In the first episode of My Brilliant Friend, the feverishly anticipated HBO adaptation of Elena Ferrante’s novel of Neapolitan girlhood, the story’s child protagonist, Elena Greco, hardly speaks. As the series begins, we see Elena at 60, and then as a girl; the youthful Elena is played by Elisa Del Genio, an actor whose performance is mostly reactive, her angelically mournful face offering viewers an empathetic keyhole into her world. When she speaks, we are primed to pay close attention. From its first moments, My Brilliant Friend dedicates itself to the high drama—the joy, trauma, and mystery—of what many would call an unremarkable life, which is to say, in many ways, a woman’s life, and a girl’s.
In the bleak, impoverished neighborhood of her 1950s youth, the older Elena reflects in her voice-over, mothers were “as angry as starving dogs…. The men were always getting furious, but then they calmed down, whereas the women flew into a rage that had no limit and no end.” The viewer, watching young Elena react silently to a vicious brawl between the mothers in her building—a fight over the scarce love of men; a contest between the starving—is given a chance to see the darkness of the future that she is hurtling toward. There will be many other moments that afford a similar view.
The viewer experiences this scene as a hauntingly faithful gloss on the novel: Elena imagines tiny, swarming insects crawling up the stairwell of her building and into the apartments, the beds, and finally the women, a cockroach-like infestation of rage. Elena’s narration about these furious women, lifted directly from the book’s text, is now dramatized. The series itself feels like an exploration of where language can take us in such a medium, and where we must leave language behind and let the images do the work—and every viewer who was once a reader of Ferrante’s novel will have different answers to this question.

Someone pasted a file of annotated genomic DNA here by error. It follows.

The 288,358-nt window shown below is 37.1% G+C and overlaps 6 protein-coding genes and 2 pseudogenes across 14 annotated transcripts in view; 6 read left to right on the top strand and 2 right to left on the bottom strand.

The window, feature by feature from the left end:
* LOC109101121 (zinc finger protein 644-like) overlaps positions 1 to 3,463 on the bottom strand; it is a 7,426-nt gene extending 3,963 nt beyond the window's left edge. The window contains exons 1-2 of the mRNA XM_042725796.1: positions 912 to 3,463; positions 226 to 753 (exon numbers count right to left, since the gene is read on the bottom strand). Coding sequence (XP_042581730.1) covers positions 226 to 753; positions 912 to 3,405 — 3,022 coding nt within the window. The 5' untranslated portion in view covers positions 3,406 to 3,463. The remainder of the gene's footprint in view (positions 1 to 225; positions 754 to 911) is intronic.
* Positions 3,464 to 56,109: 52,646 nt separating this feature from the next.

Yet the series is at its most arresting when it shows us not just Naples through Elena’s eyes, but the part of it that has the power to take her somewhere else. Elena’s best friend, and the character we meet through her pained and loving memory, is a girl named Lila Cerullo (Ludovica Nasti in the first episodes of the series): aggressive where Elena is silent, rebellious where she is obedient, and even smarter than her studious friend. In Lila, Elena finds her opposite and her equal, and the series’ muted cinematography does not allow any spectacle to upstage the luminous intensity of the two girls’ faces, their growing friendship and fragile trust. This series knows what it is about, as well it should—the project was overseen by Elena Ferrante.
The popularity of Ferrante’s work—and especially her quartet of Neapolitan novels, which American readers first tasted with the 2012 translation of My Brilliant Friend—is a publishing phenomenon. The question everyone loves to ask about cultural phenomena in general—Should people want this as much as they do?—diverts the conversation from a much more interesting course: asking why such hungers lie within us, in vast and untapped reserves. Why have female readers longed, with such startling intensity, for stories about dystopian battles royale, or Mormon vampires, or weepily sadistic tycoons—or, now, stories of deep female intimacy? And why is one of these things not like the others?
I saw people reading Ferrante’s novels for a long time before I had any idea what I was seeing. Mostly, I saw women I thought of as being defined by a ferocious intelligence—an intelligence that inevitably shone with rage when confronted with the bare facts of life as an American woman—succoring themselves with the novels. Ferrante’s publisher, Europa Editions, seemed to be positioning the books as comfort objects; the Neapolitan novels were released with covers in a pastel palette that seemed designed to coordinate easily with Instagram spreads of matcha lattes and macarons. Sandra Ozzola Ferri, Europa’s co-founder, called the series “brutal” and “a true masterpiece.” She called the covers—which she designed, with Ferrante’s input—“kitsch.”
“In a literary marketplace where the very image of a woman is seen as antithetical to literature,” Emily Harnett wrote in The Atlantic, “Ferrante’s covers take an important stand. If her covers are a ‘game,’ then readers at least know the price of admission: the willingness—or the humility—to be seen reading books about women in public.”